Name: Sebastian Ramos
Hometown: Norfolk, Virginia
Major: Bachelor of Architecture
Graduation Year: 2010
Current Employer: Naval Facilities Engineering Command (NAVFAC), Department of the Navy
Title: Architect/Design Manager
Why did you choose the Gerald D. Hines College of Architecture and Design, and what drew you to design?
I was already enrolled at the University of Houston before realizing my interest in architecture. I had a close friend who was in the architecture program. One day I visited him while he worked on a project in his studio space and saw everything he was doing. I was instantly hooked. Up until that point, I had never considered a career in design. I fell in love with the idea of shaping the lives of so many people positively through my creations. Afterward, I visited the architecture building often to scope out what type of projects students worked on at different levels and finally decided to declare my major. I was fortunate enough to be accepted into the College of Architecture and Design, and the rest is history.
What was one of your favorite memories from your time on campus? Was there a particular professor that influenced your education?
I loved interacting with my peers in studio and exchanging different ideas and perspectives on all our projects. I enjoyed just walking around the building, looking across the atrium space to see what other students were working on, and striking up a conversation about their designs. I appreciated those interactions, and I always felt that all my studio professors encouraged that.
What has been your career path since graduation? Where are you currently working, and in what capacity?
After graduation, I moved to Norfolk, Virginia, for personal reasons. I did not have any leads to work in architecture at the time, so I decided to work in construction to stay employed within the industry. At the same time, I learned valuable skills that would help me immensely throughout the rest of my career. I eventually started at a firm that had quite a bit of focus on the Department of Defense work. This part of Virginia has ties with the military, particularly the Navy. After several years of working in the private sector, I decided to make a move to work directly for the Navy as a civilian employee.
What does a typical day look like in your job? Do you have a particular design or business philosophy?
I work for the Public Works Department at the largest naval base in the world – Naval Station Norfolk. Because of that, projects are varied. On any given day, I can be working on the roof replacement of a World War II-era barracks building, the addition of an overhead door for an industrial warehouse, the restoration of historical early 20th residential quarters, or a tenant improvement job for office spaces in an existing training facility. Due to the diversity of the projects, I am never bored. I learn things every day, and I am constantly challenged professionally.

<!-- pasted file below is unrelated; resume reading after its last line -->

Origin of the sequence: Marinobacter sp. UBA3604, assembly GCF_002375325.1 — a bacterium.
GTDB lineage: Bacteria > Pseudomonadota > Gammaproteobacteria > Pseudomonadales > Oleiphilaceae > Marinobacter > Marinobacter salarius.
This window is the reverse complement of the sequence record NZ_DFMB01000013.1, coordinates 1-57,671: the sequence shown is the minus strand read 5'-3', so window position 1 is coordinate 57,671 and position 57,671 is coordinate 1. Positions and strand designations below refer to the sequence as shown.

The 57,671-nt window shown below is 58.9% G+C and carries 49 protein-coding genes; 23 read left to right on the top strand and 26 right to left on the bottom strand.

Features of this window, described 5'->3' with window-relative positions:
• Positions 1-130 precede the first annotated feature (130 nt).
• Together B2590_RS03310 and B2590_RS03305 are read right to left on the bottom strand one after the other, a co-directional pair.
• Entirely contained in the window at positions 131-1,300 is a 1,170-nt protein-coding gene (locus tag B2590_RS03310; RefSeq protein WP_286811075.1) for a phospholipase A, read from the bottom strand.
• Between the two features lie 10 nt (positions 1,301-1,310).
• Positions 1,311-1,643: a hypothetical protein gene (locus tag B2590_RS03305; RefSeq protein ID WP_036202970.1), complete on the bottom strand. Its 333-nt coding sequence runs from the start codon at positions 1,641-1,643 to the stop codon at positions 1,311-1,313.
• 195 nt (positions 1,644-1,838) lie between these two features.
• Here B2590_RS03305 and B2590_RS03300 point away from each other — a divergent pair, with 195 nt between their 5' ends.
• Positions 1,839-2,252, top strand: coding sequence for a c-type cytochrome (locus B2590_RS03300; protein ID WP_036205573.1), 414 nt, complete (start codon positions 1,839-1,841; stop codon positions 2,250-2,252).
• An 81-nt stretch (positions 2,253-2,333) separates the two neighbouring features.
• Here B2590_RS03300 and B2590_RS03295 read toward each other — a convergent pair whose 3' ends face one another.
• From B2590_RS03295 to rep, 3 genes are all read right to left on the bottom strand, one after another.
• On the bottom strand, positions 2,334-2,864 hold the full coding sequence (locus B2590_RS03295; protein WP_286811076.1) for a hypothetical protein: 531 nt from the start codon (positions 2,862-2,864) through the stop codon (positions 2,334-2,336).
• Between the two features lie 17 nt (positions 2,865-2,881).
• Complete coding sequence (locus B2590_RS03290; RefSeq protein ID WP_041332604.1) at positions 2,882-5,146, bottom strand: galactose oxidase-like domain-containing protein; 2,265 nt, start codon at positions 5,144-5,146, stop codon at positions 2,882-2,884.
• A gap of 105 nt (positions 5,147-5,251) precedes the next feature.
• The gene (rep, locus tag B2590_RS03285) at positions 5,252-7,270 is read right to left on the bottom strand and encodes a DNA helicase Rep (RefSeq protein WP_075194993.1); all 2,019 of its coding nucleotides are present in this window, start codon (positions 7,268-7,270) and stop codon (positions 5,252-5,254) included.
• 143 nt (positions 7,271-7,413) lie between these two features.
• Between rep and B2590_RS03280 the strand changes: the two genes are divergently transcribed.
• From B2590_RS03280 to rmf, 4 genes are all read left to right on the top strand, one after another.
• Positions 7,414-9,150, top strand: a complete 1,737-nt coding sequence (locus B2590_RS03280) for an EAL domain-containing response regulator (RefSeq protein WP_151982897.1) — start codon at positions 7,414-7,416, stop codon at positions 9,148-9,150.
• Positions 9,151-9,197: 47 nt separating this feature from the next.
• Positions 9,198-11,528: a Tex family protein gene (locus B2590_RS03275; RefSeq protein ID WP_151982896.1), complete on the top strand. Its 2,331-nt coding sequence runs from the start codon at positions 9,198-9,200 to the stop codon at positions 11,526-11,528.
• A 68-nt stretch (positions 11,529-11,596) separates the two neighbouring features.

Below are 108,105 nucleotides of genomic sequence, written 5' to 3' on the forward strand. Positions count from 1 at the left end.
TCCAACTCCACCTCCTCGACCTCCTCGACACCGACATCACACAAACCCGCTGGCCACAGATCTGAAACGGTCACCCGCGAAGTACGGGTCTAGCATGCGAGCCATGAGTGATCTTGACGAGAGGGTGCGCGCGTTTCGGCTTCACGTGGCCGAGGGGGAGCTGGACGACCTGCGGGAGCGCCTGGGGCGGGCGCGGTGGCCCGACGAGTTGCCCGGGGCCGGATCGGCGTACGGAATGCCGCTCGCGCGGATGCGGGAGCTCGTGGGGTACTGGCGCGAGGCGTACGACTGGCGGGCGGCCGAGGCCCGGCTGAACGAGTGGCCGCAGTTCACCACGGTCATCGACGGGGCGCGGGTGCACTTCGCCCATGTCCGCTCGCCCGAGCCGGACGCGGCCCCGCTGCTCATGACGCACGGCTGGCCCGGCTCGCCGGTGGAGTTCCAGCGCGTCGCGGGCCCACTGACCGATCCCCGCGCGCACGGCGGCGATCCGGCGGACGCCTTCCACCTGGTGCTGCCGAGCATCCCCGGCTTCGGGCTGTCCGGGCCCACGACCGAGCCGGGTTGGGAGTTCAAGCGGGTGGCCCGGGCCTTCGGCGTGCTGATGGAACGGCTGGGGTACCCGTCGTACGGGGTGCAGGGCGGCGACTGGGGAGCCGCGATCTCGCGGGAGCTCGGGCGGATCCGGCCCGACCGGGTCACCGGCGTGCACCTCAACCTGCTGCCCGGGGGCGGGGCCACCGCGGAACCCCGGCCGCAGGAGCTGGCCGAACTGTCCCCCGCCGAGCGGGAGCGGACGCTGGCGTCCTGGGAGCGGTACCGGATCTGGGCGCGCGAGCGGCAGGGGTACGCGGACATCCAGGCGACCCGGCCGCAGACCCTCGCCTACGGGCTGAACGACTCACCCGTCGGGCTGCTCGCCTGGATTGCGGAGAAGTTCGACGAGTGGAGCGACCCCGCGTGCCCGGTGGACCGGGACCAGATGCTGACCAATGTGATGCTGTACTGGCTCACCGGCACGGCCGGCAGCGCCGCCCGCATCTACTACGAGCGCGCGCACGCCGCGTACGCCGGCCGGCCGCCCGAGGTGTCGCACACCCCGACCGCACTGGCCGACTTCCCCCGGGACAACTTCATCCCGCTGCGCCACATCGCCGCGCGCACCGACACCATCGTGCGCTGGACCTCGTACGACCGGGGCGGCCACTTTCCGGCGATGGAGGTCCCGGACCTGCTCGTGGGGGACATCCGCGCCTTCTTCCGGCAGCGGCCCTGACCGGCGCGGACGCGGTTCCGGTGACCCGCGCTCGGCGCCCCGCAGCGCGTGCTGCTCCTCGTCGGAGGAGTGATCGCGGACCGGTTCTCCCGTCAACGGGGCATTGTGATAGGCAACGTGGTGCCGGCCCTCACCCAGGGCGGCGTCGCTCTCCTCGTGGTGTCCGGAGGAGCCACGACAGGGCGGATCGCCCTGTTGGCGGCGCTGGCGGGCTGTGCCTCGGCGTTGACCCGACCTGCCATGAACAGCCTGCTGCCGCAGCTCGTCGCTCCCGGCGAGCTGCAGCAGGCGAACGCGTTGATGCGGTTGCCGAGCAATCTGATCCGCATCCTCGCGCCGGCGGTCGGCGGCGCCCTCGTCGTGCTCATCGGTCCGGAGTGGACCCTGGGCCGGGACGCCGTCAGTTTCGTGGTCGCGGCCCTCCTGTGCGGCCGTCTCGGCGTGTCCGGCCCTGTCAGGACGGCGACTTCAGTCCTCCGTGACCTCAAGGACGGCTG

What is one accomplishment of your career of which you are particularly proud? How do you feel the Hines College prepared you for this?
I am incredibly proud of all the work I do at NAVFAC because it helps improve the working and living conditions of thousands of enlisted and civilian personnel who work on base every day at the service of the United States. Receiving positive feedback from clients and end-users once they experience the result of months of hard work is very rewarding. It also validates all the knowledge acquired during my time in College.
What is a valuable lesson you learned during your time at the Hines College?
The most important lesson I learned is to persevere, which transcends beyond design, and encompasses all aspects of my life. I also learned never to lose focus of what is the eventual goal. Learn to adapt if new ideas arise through the design process. You should never limit yourself to one path to complete your goal. Always make sure to see it through to the end.
What is a piece of advice you would give to current Architecture and Design students?
I would advise students to take full advantage of the time spent in college to find the design philosophy allowing them to maximize their success in the professional world. Part of that is allowing yourself the opportunity to explore challenging new ideas. It is also essential to balance the more grounded aspects of the profession, like making sure a design has structural logic and a comprehensive application of building codes. Those are marketable skills employers value tremendously.
Navy Lodge in Rota, Spain.
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